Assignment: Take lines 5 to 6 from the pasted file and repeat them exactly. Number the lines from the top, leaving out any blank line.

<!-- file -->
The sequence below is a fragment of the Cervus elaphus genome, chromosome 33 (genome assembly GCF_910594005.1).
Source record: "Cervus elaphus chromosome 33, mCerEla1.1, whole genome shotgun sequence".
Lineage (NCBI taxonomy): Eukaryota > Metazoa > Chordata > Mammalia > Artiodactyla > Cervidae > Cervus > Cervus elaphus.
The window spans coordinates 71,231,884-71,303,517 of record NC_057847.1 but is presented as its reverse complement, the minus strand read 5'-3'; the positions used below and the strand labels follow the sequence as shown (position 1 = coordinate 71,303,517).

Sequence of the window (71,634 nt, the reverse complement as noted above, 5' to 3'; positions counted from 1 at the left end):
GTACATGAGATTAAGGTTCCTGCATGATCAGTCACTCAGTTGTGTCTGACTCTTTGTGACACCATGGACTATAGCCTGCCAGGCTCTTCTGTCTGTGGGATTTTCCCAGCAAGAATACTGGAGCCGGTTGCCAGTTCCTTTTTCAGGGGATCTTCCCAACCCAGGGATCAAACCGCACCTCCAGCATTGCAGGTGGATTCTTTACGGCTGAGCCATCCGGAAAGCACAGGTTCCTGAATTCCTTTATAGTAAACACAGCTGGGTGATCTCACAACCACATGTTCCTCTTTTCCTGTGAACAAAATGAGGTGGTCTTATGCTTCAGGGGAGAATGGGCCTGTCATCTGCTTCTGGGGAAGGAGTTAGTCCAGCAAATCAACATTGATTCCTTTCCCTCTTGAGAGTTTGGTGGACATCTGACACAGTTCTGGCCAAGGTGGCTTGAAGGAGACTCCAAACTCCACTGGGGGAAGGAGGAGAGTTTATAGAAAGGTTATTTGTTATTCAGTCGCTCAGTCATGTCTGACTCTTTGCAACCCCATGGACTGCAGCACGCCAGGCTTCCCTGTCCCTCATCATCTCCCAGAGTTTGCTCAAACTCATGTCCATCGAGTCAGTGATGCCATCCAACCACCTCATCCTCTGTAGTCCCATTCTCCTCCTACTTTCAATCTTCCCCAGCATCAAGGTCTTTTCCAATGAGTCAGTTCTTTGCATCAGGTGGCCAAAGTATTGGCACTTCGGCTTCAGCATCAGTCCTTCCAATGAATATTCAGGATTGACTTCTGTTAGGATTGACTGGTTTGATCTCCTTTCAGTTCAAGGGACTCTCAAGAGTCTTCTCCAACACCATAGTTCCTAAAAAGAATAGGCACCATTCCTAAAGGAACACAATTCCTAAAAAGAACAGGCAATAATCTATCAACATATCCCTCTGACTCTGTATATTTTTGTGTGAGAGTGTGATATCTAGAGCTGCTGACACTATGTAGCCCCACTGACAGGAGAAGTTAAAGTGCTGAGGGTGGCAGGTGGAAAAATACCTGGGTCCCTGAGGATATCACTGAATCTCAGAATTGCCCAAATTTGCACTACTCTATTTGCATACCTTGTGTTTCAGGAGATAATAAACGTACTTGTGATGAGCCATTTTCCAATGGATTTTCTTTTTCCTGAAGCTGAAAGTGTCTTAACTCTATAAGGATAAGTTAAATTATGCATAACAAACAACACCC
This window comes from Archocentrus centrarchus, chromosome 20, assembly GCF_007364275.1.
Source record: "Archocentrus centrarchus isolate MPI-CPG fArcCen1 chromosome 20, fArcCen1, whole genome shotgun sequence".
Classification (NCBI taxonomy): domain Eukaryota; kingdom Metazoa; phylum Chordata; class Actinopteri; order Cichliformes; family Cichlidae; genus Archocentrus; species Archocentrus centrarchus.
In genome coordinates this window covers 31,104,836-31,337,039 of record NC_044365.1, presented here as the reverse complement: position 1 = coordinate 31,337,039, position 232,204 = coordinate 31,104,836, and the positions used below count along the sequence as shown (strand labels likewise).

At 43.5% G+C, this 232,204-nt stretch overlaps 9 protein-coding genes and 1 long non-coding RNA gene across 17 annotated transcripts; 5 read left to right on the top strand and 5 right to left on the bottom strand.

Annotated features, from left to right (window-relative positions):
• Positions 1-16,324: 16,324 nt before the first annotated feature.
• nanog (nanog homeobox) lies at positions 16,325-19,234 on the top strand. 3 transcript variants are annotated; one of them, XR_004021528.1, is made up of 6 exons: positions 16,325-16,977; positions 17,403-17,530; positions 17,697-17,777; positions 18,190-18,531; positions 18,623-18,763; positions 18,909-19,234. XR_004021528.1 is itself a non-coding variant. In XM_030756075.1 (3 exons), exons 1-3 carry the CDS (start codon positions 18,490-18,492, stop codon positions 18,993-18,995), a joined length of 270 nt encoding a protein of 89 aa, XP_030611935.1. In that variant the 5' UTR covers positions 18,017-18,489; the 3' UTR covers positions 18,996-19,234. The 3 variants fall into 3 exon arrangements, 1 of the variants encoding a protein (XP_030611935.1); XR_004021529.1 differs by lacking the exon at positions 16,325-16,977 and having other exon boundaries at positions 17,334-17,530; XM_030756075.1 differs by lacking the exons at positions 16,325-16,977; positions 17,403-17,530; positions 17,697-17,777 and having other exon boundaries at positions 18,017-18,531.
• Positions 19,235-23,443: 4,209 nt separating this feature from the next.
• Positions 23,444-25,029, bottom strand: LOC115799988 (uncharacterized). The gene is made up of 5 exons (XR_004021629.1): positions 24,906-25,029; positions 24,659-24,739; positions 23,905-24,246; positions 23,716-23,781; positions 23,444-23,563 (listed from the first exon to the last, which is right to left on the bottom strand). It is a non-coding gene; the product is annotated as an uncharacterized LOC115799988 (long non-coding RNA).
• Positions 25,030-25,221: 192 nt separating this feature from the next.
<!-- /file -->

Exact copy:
Sequence of the window (71,634 nt, the reverse complement as noted above, 5' to 3'; positions counted from 1 at the left end):
GTACATGAGATTAAGGTTCCTGCATGATCAGTCACTCAGTTGTGTCTGACTCTTTGTGACACCATGGACTATAGCCTGCCAGGCTCTTCTGTCTGTGGGATTTTCCCAGCAAGAATACTGGAGCCGGTTGCCAGTTCCTTTTTCAGGGGATCTTCCCAACCCAGGGATCAAACCGCACCTCCAGCATTGCAGGTGGATTCTTTACGGCTGAGCCATCCGGAAAGCACAGGTTCCTGAATTCCTTTATAGTAAACACAGCTGGGTGATCTCACAACCACATGTTCCTCTTTTCCTGTGAACAAAATGAGGTGGTCTTATGCTTCAGGGGAGAATGGGCCTGTCATCTGCTTCTGGGGAAGGAGTTAGTCCAGCAAATCAACATTGATTCCTTTCCCTCTTGAGAGTTTGGTGGACATCTGACACAGTTCTGGCCAAGGTGGCTTGAAGGAGACTCCAAACTCCACTGGGGGAAGGAGGAGAGTTTATAGAAAGGTTATTTGTTATTCAGTCGCTCAGTCATGTCTGACTCTTTGCAACCCCATGGACTGCAGCACGCCAGGCTTCCCTGTCCCTCATCATCTCCCAGAGTTTGCTCAAACTCATGTCCATCGAGTCAGTGATGCCATCCAACCACCTCATCCTCTGTAGTCCCATTCTCCTCCTACTTTCAATCTTCCCCAGCATCAAGGTCTTTTCCAATGAGTCAGTTCTTTGCATCAGGTGGCCAAAGTATTGGCACTTCGGCTTCAGCATCAGTCCTTCCAATGAATATTCAGGATTGACTTCTGTTAGGATTGACTGGTTTGATCTCCTTTCAGTTCAAGGGACTCTCAAGAGTCTTCTCCAACACCATAGTTCCTAAAAAGAATAGGCACCATTCCTAAAGGAACACAATTCCTAAAAAGAACAGGCAATAATCTATCAACATATCCCTCTGACTCTGTATATTTTTGTGTGAGAGTGTGATATCTAGAGCTGCTGACACTATGTAGCCCCACTGACAGGAGAAGTTAAAGTGCTGAGGGTGGCAGGTGGAAAAATACCTGGGTCCCTGAGGATATCACTGAATCTCAGAATTGCCCAAATTTGCACTACTCTATTTGCATACCTTGTGTTTCAGGAGATAATAAACGTACTTGTGATGAGCCATTTTCCAATGGATTTTCTTTTTCCTGAAGCTGAAAGTGTCTTAACTCTATAAGGATAAGTTAAATTATGCATAACAAACAACACCC